Colombian authorities were searching for answers on Monday as to why a charter plane crashed shortly before it was to land in Medillin, killing all but six of the 77 people on board, including nearly an entire Brazilian soccer team in the midst of a storybook season.
Authorities were also working to finish identifying the bodies of the victims before repatriating them to Brazil.
Forensic experts have said that that process is going quickly because the crash did not include a fire.
The country's aviation agency said on Tuesday that the British Aerospace 146's cockpit voice recorder and flight data recorder had been found among the wreckage strewn over a mountainside and were already being studied by experts.
Initially, Colombian officials said the short-haul jet suffered an electrical failure, but there was also heavy rain when the crew declared an emergency and the plane disappeared from radar just before 10pm Monday.
Authorities also said they were not ruling out the possibility the aircraft ran out of fuel minutes before it was to land at Jose Maria Cordova airport outside Medellin, a report given to rescuers by a surviving flight attendant.
Officials said they hoped to interview her Wednesday. Sadness and pain resonated across the region over the loss of most of the Chapecoense soccer team from southern Brazil, which had fought its way into the championship of one of South America's most prestigious tournaments just two years after working its way into Brazil's top league for the first time in decades.
Pope Francis said a prayer for the victims, and thousands yesterday attended vigils in Bogota, Colombia, and Chapeco, Brazil, home of the fallen team.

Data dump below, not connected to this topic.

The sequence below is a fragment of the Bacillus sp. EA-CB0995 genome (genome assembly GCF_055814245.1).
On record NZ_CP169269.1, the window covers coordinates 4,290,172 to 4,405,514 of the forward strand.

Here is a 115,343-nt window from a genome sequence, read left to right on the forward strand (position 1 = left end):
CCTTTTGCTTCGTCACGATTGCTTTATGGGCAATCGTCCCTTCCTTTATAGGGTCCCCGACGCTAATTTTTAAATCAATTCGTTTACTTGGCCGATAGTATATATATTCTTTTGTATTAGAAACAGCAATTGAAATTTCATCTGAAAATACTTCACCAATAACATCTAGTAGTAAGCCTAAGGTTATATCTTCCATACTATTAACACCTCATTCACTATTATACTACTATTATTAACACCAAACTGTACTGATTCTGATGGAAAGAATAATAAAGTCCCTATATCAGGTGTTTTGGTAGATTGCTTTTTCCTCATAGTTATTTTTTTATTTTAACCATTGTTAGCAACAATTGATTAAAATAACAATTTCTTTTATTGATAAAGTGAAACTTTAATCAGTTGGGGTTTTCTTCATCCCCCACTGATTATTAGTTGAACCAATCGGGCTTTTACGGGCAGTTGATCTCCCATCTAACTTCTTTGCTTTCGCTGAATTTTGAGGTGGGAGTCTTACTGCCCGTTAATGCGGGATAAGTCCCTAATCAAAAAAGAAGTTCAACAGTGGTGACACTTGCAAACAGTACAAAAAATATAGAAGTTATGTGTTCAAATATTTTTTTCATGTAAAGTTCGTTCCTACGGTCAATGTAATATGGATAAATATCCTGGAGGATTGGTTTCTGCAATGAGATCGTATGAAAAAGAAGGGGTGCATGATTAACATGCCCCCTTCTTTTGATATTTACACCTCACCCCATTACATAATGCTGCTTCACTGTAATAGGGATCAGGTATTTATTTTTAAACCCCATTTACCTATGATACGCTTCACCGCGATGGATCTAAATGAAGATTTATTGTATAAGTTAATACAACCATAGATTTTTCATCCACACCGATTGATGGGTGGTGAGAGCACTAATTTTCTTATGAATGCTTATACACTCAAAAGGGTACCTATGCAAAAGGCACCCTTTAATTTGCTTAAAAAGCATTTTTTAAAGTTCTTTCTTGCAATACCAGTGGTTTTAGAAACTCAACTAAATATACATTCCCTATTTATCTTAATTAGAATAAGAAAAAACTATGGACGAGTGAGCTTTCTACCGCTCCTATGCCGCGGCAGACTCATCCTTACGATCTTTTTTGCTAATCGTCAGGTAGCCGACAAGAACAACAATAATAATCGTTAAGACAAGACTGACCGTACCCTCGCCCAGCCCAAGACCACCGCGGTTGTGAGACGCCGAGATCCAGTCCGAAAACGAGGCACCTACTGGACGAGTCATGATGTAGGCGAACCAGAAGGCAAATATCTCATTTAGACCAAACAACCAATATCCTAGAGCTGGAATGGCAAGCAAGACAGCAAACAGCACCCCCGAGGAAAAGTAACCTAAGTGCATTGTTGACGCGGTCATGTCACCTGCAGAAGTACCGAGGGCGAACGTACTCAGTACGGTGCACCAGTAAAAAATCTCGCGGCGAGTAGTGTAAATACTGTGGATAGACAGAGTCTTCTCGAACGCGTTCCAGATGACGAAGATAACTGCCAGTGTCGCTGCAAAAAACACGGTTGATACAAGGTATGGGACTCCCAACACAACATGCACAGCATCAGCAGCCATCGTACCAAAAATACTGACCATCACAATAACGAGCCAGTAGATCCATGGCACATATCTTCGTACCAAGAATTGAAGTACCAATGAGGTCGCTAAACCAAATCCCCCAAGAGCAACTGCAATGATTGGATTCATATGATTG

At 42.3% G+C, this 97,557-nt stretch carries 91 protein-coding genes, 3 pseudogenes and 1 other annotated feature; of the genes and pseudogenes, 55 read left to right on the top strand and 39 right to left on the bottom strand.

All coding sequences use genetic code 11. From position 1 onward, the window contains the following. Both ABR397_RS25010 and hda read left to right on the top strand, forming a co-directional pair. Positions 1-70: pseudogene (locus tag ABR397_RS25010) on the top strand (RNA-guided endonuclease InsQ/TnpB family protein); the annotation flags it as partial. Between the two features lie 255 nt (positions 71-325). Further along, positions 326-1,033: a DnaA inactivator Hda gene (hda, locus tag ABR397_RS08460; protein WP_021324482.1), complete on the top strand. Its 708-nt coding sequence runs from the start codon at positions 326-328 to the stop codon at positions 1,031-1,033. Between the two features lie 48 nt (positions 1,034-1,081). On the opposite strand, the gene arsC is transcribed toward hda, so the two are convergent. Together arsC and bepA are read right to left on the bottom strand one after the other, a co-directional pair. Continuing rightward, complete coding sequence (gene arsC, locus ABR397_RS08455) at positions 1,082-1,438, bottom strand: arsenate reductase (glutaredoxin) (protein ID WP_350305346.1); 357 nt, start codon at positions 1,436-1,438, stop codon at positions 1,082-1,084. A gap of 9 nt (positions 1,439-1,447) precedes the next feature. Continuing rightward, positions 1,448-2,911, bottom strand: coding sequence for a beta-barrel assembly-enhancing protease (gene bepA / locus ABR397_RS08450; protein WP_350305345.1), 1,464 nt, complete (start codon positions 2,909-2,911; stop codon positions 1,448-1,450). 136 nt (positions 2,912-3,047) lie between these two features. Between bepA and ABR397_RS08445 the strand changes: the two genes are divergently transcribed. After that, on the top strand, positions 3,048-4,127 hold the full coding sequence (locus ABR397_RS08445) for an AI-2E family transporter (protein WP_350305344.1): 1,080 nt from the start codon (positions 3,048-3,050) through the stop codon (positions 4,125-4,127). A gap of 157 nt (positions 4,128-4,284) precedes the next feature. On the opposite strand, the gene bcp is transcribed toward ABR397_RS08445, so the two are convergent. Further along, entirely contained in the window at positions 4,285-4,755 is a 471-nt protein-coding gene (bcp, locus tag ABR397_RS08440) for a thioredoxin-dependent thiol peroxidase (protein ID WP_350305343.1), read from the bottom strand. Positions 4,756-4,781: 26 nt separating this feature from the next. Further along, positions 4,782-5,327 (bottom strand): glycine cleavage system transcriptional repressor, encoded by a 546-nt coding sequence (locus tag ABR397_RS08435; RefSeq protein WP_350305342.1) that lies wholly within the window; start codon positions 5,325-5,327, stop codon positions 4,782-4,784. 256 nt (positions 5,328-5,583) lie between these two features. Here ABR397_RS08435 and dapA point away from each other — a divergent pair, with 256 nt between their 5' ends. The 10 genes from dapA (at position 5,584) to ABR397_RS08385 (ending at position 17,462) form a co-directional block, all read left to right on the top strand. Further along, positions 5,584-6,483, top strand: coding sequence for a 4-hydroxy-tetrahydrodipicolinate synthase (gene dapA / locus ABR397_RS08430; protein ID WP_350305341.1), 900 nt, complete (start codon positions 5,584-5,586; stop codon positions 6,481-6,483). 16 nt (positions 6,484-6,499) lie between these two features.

The aircraft, which departed from Santa Cruz, Bolivia, was carrying the team to today's first game in the two-game Copa Sudamericana final against Atletico Nacional of Medellin.
Twenty-one Brazilian journalists were traveling with the team. South America's soccer federation canceled all scheduled matches in a show of solidarity, while the Real Madrid and Barcelona clubs in Spain interrupted their training sessions for a minute of silence.
Brazil's top teams offered to lend players to the small club for next season as it rebuilds, saying: "It is the minimum gesture of solidarity that is within our reach." In a moving gesture, Atletico Nacional asked that the championship title be given to Chapecoense, whose upstart run in the tournament electrified soccer-crazed Brazil.
Three players were among the survivors. Alan Ruschel was reported in the most serious condition, facing surgery for a spinal fracture. Teammates Helio Zampier and Jakson Follmann also suffered multiple trauma injuries, and doctors had to amputate Follmann's right leg.